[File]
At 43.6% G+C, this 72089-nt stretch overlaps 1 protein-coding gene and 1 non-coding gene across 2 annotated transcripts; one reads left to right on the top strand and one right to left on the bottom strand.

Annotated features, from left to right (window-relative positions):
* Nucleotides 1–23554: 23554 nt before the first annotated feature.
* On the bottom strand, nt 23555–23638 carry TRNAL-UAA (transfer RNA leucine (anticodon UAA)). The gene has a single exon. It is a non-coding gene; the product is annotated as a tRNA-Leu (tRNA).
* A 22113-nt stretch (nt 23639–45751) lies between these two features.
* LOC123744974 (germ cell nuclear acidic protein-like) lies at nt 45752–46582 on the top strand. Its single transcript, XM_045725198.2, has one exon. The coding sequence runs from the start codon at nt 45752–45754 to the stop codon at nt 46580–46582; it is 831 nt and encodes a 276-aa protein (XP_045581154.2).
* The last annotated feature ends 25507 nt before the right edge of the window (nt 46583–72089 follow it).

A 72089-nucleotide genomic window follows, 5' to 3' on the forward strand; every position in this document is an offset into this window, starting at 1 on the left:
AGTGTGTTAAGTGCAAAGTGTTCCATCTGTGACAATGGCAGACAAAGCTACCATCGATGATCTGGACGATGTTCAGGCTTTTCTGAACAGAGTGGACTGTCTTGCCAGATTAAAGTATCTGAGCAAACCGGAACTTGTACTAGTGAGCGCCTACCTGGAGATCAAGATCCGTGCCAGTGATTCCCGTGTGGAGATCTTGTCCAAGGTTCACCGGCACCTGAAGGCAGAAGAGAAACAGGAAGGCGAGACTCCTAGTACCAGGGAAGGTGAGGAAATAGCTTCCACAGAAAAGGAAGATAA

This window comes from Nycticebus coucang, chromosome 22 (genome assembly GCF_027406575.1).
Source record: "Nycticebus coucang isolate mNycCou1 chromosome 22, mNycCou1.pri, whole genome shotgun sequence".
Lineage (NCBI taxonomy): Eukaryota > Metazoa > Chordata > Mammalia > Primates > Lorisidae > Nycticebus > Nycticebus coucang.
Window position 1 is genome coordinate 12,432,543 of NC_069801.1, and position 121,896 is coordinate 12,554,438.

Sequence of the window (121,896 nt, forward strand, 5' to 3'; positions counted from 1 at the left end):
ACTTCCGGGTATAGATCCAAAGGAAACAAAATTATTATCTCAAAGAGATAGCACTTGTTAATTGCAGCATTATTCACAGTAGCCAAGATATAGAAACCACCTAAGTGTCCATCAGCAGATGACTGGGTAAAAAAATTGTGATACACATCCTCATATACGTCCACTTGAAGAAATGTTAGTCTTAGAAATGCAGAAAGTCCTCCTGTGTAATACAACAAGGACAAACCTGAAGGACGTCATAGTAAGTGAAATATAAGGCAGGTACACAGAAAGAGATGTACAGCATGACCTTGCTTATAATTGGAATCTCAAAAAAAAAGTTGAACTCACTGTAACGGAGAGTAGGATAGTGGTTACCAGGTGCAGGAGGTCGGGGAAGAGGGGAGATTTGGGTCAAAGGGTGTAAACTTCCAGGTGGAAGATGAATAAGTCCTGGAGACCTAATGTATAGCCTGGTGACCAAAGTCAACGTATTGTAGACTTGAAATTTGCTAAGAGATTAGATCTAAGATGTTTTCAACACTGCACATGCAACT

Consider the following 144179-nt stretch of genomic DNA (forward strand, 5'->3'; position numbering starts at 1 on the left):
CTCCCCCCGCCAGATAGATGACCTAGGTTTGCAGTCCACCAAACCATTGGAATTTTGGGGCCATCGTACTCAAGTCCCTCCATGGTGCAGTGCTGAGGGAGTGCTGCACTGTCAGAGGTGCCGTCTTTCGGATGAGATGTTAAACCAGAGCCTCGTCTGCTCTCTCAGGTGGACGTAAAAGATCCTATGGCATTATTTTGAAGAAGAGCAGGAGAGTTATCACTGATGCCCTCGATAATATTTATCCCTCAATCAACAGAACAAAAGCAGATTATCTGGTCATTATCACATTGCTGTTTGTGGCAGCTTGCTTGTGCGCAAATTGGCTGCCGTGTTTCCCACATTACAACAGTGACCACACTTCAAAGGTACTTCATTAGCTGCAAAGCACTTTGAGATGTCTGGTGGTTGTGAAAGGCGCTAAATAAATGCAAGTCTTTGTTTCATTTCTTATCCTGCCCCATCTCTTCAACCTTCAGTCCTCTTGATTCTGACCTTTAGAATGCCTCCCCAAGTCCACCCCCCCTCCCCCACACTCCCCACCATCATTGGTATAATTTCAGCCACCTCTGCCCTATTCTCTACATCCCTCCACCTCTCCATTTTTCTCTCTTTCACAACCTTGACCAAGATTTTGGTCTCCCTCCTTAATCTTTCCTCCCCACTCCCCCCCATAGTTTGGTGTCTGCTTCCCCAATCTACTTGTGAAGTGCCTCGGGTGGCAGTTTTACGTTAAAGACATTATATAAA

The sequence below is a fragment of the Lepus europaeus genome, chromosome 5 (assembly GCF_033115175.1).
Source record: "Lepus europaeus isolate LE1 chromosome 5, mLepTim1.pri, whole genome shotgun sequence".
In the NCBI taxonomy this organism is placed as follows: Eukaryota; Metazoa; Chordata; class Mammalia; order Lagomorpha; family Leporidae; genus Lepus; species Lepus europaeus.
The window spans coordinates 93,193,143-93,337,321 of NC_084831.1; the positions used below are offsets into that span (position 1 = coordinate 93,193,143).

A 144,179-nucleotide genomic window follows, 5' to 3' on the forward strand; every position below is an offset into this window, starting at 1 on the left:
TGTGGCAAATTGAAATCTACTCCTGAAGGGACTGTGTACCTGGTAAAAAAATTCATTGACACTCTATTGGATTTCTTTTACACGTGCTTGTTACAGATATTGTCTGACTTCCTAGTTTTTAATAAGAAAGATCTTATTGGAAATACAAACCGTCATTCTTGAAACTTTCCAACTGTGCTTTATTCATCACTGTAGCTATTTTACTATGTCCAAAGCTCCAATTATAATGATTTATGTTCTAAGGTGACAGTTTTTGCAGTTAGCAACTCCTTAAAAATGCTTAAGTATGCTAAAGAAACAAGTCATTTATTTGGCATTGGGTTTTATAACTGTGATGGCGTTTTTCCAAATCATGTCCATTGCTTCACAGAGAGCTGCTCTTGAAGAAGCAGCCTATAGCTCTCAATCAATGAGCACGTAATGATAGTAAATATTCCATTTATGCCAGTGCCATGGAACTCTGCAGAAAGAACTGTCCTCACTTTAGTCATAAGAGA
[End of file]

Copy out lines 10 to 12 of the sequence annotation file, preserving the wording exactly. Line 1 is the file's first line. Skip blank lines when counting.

This window comes from Nycticebus coucang, chromosome 22 (genome assembly GCF_027406575.1).
Source record: "Nycticebus coucang isolate mNycCou1 chromosome 22, mNycCou1.pri, whole genome shotgun sequence".
Lineage (NCBI taxonomy): Eukaryota > Metazoa > Chordata > Mammalia > Primates > Lorisidae > Nycticebus > Nycticebus coucang.